One of the perks of Arcadia’s School of Global Business is the amount of group work a student is exposed to. Whether through simulated businesses or group presentations, I’ve always felt prepared to both work with and present with a group within Arcadia.
But what happens when the group work falls outside of Arcadia’s campus? What if that outside work wasn’t even in Pennsylvania, or America entirely? In the Spring semester of my junior year, I enrolled in International Marketing with Dr. Kurthakoti. The hands-on, interactive learning style of the course went hand-in-hand with the big project of the year: a marketing plan for an international company. Interestingly, the formation of the plan was handled by an outside organization, known as X-Culture, and, as part of the project’s requirements, every student in the class would be grouped with an international team to write a report.
In order to join the X-Culture experience, every student enrolled in the program, at Arcadia or elsewhere, had to take a readiness assessment, which tested students on the project itself, their cultural values, and their English proficiency. A few weeks later, we were all given our teams. Only one of my four other group members was from America, specifically California. The remaining three students were from Lithuania, Brazil, and Pakistan.
When first starting the project, Dr. Kurthakoti asked us to be aware of the average cultural values of each team member’s home country. Values such as power distance, masculinity, and individualism all play a role in how a person interacts within a group, so understanding how these values were seen in each country was an important part of working in the group.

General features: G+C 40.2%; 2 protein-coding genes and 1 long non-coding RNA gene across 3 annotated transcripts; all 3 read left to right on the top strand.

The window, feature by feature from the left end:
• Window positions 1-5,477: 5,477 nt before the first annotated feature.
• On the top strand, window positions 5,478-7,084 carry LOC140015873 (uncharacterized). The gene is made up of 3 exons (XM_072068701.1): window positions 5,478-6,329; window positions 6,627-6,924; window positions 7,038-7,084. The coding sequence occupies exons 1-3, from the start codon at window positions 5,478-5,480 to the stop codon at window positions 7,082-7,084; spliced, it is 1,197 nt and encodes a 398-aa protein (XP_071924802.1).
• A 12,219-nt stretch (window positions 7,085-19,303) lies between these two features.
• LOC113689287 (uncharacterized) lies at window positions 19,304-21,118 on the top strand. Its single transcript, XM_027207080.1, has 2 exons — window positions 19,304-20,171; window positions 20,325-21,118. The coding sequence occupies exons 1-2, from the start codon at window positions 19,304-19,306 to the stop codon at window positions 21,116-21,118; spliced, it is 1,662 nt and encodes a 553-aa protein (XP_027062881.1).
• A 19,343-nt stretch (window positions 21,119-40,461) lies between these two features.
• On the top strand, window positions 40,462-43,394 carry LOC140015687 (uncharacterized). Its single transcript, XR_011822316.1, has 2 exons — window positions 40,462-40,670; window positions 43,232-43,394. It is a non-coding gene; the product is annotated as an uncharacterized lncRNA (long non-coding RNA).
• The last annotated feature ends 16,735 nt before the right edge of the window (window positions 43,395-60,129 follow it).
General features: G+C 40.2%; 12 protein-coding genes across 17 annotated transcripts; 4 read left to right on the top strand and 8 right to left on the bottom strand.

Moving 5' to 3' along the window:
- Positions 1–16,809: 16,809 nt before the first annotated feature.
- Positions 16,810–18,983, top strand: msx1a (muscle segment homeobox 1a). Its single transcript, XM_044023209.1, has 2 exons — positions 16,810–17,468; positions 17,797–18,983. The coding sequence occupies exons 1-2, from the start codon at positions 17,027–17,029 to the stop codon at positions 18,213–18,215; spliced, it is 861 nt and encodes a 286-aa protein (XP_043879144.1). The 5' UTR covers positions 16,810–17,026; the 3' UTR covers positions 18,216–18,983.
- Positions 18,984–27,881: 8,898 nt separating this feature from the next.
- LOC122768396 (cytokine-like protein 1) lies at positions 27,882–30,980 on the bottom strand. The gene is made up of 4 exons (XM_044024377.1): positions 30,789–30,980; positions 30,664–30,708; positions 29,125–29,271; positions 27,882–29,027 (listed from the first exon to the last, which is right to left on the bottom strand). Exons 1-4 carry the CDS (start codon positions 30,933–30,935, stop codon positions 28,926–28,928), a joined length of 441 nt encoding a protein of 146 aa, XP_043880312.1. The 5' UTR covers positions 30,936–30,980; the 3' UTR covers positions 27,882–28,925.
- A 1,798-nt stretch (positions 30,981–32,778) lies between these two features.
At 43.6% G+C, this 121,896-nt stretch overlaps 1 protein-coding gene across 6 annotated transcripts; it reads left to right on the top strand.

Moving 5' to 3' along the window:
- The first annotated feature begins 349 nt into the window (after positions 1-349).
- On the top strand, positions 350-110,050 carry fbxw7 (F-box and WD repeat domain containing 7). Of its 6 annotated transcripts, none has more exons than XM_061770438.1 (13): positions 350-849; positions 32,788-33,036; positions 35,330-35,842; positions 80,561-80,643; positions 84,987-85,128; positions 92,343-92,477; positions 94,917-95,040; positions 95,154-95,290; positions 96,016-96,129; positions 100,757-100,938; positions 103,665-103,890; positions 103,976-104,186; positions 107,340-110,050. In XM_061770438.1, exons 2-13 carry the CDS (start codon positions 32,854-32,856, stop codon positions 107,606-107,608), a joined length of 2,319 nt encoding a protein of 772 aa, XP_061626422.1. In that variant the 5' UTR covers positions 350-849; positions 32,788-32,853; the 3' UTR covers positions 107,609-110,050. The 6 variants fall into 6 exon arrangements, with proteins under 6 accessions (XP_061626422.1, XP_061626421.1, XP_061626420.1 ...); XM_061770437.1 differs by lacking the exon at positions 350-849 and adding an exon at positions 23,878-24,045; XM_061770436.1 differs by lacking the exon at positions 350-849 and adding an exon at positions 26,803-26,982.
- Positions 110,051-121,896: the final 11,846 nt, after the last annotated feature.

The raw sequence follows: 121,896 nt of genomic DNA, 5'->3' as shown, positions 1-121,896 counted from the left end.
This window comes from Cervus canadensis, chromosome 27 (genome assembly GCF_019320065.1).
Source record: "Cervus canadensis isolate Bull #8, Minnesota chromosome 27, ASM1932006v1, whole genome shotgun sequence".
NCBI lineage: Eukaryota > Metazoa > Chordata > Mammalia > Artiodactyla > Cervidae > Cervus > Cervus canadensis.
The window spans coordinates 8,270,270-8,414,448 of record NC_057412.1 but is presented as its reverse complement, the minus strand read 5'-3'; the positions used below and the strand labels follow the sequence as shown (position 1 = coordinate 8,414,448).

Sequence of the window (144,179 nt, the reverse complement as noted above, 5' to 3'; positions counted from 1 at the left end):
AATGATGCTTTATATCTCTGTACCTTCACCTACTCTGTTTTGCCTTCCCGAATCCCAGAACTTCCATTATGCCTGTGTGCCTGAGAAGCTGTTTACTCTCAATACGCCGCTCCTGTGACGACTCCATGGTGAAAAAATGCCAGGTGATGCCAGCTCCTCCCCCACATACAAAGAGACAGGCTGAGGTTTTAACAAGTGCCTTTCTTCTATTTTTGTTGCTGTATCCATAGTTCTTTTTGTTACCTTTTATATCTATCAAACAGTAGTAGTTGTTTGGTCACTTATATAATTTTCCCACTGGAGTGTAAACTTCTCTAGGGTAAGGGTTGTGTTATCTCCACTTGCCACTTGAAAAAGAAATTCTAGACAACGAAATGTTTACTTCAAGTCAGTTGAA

After meeting as a group for the first time, we had to choose a company for which to write a marketing plan. Our group unanimously chose Garne, a Ukrainian women’s fashion brand that was hoping to expand. As such, not only were we working between four different countries, but we had to consider the values and norms within Ukraine and any countries we thought Garne should enter.
Once we chose the countries Garne should enter, we split up sections of the report evenly. Luckily, my group and I worked well together, and we were able to submit every section of our report on time and to the best of our abilities. We immediately made a plan to communicate daily via WhatsApp, which eliminated all uncertainty regarding whether sections would be submitted before their due dates.
Of course, a project with as wide a global scope as this one taught me a lot, both about working in a team and about myself. The most difficult part of the project, without a doubt, was the issue of time zones. As an example, let’s say it’s 6 PM here – a time when most Arcadia students would be able to meet over Zoom for projects. It would be 3 AM in Pakistan, 12 AM in Lithuania, 7 PM in Brazil, and 3 PM in California. As a result, scheduling meetings was by far the most difficult aspect of this project, because regardless of which time we chose, one person would have to sacrifice their sleep schedule to make it work.
Even though I don’t currently have the intention to work internationally, figuring out solutions to meeting times despite multiple crowded schedules is an important concept to understand. Furthermore, being able to communicate with a large group to find a time was a valuable takeaway of this project. I gained the confidence necessary to be the one to initiate or drive the conversation when necessary, as a result of wanting to find a time where we all could meet.
Another major takeaway comes from the idea of differing cultural values and norms. No two people have the same set of values, whether speaking internationally or not. Through this project, I saw how individuals with differing values can come together to share their knowledge and background and contribute to the whole.
As I move into the second half of the Business Capstone, which is also a group project, I absolutely see how working in teams throughout my time in the department has greatly benefitted me. I have become more confident in making decisions, communicating with a team, writing a business plan, and managing my time effectively. I credit the X-Culture group project for changing my perspective as a group member the most, because I was placed into a new situation that granted me the opportunity to learn about myself and how I interact with others to create a solution.